smartphones

Home/Tag: smartphones

Apple versus Samsung.

Long-but-interesting piece on the “Great Smartphone War“.

Though, let’s be honest: I love Apple. Like, a lot. I’m typing this now on my iPad, with my iPhone sitting on the desk next to me, under a white spaghetti pile of Apple-branded headphones. At home, I use a MacBook. My editor sighs when I complain about Pages mangling the import/export of Word documents. My day job boss rolls his eyes when I decry ugly typography and non-retina screens on our bland, corporate Windows boxes.

So yeah, I like Apple.

But holy hell if this Vanity Fair piece isn’t a bit, yanno. Racist. Because Apple is a US company and Samsung is Korean, and there’s definitely a strong whiff of Us versus Them in this piece. Apple are ruthless but they’re innovative and talented. Samsung, meanwhile, are presented as derivative also-rans, producing cheap, lazy rip-offs of American Excellence™.

It’s all a bit much. So a warning for the bias.

Other than that, though: interesting article.

2017-08-23T09:53:40+10:004th July, 2014|Tags: apple, business, samsung, smartphones, tech|

How users hold mobile devices.

Interesting breakdown, with heatmaps and everything.

My main take-home from this is that I don’t seem to be alone in my inability to easily reach the top screen real estate (which I’ve complained about before), so hopefully app designers will stop putting important controls up there!

2018-05-22T08:56:05+10:0017th January, 2014|Tags: smartphones, tech, ux|

The extra point-two.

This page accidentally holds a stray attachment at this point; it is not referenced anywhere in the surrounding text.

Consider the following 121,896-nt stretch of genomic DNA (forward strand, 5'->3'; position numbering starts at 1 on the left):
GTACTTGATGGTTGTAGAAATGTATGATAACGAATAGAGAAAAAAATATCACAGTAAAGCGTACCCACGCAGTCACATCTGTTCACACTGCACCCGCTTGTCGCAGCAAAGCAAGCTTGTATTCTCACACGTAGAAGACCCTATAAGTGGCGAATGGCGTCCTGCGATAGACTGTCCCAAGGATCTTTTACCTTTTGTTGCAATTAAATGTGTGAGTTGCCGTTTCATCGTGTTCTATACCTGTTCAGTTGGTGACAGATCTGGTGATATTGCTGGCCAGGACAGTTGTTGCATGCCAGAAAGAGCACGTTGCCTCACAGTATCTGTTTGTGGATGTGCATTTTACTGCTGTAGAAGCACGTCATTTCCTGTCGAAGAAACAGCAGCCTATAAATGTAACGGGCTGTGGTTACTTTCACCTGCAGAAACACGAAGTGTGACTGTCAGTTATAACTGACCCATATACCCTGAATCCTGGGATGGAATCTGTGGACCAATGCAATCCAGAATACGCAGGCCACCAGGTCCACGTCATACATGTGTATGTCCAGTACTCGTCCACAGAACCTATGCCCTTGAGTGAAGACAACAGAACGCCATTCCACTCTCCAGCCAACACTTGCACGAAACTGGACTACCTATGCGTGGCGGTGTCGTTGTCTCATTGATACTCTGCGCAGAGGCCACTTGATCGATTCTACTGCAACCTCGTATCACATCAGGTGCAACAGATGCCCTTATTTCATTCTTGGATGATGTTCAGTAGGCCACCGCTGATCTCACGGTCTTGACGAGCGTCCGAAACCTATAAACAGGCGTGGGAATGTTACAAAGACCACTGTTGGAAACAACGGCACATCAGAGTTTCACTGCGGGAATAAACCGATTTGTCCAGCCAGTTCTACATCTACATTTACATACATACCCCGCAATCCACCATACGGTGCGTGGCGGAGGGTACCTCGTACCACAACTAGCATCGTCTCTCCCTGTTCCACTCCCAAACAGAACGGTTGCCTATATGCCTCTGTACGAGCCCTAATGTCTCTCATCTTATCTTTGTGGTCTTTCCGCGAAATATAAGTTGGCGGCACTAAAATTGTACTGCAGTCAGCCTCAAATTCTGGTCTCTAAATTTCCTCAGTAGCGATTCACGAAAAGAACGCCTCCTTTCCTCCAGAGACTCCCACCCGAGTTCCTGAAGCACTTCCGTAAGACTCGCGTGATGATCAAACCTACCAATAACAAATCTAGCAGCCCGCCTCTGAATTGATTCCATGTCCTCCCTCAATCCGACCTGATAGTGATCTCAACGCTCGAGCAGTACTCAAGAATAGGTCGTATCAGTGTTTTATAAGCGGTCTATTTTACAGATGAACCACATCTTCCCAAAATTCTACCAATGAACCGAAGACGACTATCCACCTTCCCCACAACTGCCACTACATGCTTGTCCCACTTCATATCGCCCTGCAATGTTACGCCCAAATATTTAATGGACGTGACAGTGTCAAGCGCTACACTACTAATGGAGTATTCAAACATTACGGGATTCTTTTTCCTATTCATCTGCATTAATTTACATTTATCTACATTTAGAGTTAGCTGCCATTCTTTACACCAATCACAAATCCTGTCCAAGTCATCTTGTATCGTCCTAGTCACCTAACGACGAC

Smartphones are designed for men.

I’m not sure that I necessarily agree with all of this, in that I haven’t studied the demographic data in detail, but it seems to make some assumptions about the gendering of hand sizes that seem more “conventional wisdom” than empirical fact (says she with the hands as big as or larger than most of her male friends, thanks to some pretty long fingers).

On the other hand, I remember when the iPhone 5 came out with its bigger screen, and suddenly I couldn’t use a whole bunch of apps properly because conventional UI design was to include things like “back” buttons in the top corners, which I could no longer reach one-handed without shifting my grip (deadly on the cross-trainer at the gym, let me tell you).

On the other other hand, most of the design-savvy apps have been moving their control UI around so that this is no longer a problem (Reeder being one where I’ve heavily noticed the change). So there’s that, too.

2015-05-02T21:46:48+10:003rd December, 2013|Tags: smartphones, tech|